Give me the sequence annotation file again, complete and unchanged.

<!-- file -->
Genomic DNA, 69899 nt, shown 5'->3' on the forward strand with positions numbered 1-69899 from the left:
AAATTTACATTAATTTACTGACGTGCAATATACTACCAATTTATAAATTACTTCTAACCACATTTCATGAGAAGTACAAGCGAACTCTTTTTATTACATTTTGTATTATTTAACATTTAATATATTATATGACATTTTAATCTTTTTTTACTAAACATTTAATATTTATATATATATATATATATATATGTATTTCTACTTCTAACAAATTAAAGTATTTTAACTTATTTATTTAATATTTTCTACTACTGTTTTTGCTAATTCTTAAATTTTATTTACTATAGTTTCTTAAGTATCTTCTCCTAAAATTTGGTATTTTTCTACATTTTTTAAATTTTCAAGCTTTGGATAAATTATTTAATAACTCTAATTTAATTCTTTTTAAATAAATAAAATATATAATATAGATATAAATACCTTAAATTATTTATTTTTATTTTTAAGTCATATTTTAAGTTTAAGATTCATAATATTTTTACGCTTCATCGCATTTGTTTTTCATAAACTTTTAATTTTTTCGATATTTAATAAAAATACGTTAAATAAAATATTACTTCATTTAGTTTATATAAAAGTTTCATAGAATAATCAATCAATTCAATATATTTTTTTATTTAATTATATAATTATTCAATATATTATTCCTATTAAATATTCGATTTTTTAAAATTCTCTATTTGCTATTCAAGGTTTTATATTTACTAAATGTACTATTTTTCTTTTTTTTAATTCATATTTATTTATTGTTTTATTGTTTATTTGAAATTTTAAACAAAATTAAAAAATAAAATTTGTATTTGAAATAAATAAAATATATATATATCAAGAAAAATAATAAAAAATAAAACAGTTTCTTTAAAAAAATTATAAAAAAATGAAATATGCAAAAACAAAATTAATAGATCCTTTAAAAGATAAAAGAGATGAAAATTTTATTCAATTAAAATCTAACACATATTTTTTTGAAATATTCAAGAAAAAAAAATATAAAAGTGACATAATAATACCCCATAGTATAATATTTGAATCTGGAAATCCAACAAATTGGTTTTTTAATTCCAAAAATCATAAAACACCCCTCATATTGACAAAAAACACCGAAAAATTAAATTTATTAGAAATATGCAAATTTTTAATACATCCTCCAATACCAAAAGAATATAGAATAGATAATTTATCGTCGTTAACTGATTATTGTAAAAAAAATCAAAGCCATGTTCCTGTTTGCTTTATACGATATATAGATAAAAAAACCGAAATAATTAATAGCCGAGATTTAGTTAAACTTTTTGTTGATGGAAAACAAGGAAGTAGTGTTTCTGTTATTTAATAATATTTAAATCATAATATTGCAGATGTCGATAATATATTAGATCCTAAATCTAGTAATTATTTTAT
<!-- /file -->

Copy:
Genomic DNA, 69899 nt, shown 5'->3' on the forward strand with positions numbered 1-69899 from the left:
AAATTTACATTAATTTACTGACGTGCAATATACTACCAATTTATAAATTACTTCTAACCACATTTCATGAGAAGTACAAGCGAACTCTTTTTATTACATTTTGTATTATTTAACATTTAATATATTATATGACATTTTAATCTTTTTTTACTAAACATTTAATATTTATATATATATATATATATATATGTATTTCTACTTCTAACAAATTAAAGTATTTTAACTTATTTATTTAATATTTTCTACTACTGTTTTTGCTAATTCTTAAATTTTATTTACTATAGTTTCTTAAGTATCTTCTCCTAAAATTTGGTATTTTTCTACATTTTTTAAATTTTCAAGCTTTGGATAAATTATTTAATAACTCTAATTTAATTCTTTTTAAATAAATAAAATATATAATATAGATATAAATACCTTAAATTATTTATTTTTATTTTTAAGTCATATTTTAAGTTTAAGATTCATAATATTTTTACGCTTCATCGCATTTGTTTTTCATAAACTTTTAATTTTTTCGATATTTAATAAAAATACGTTAAATAAAATATTACTTCATTTAGTTTATATAAAAGTTTCATAGAATAATCAATCAATTCAATATATTTTTTTATTTAATTATATAATTATTCAATATATTATTCCTATTAAATATTCGATTTTTTAAAATTCTCTATTTGCTATTCAAGGTTTTATATTTACTAAATGTACTATTTTTCTTTTTTTTAATTCATATTTATTTATTGTTTTATTGTTTATTTGAAATTTTAAACAAAATTAAAAAATAAAATTTGTATTTGAAATAAATAAAATATATATATATCAAGAAAAATAATAAAAAATAAAACAGTTTCTTTAAAAAAATTATAAAAAAATGAAATATGCAAAAACAAAATTAATAGATCCTTTAAAAGATAAAAGAGATGAAAATTTTATTCAATTAAAATCTAACACATATTTTTTTGAAATATTCAAGAAAAAAAAATATAAAAGTGACATAATAATACCCCATAGTATAATATTTGAATCTGGAAATCCAACAAATTGGTTTTTTAATTCCAAAAATCATAAAACACCCCTCATATTGACAAAAAACACCGAAAAATTAAATTTATTAGAAATATGCAAATTTTTAATACATCCTCCAATACCAAAAGAATATAGAATAGATAATTTATCGTCGTTAACTGATTATTGTAAAAAAAATCAAAGCCATGTTCCTGTTTGCTTTATACGATATATAGATAAAAAAACCGAAATAATTAATAGCCGAGATTTAGTTAAACTTTTTGTTGATGGAAAACAAGGAAGTAGTGTTTCTGTTATTTAATAATATTTAAATCATAATATTGCAGATGTCGATAATATATTAGATCCTAAATCTAGTAATTATTTTAT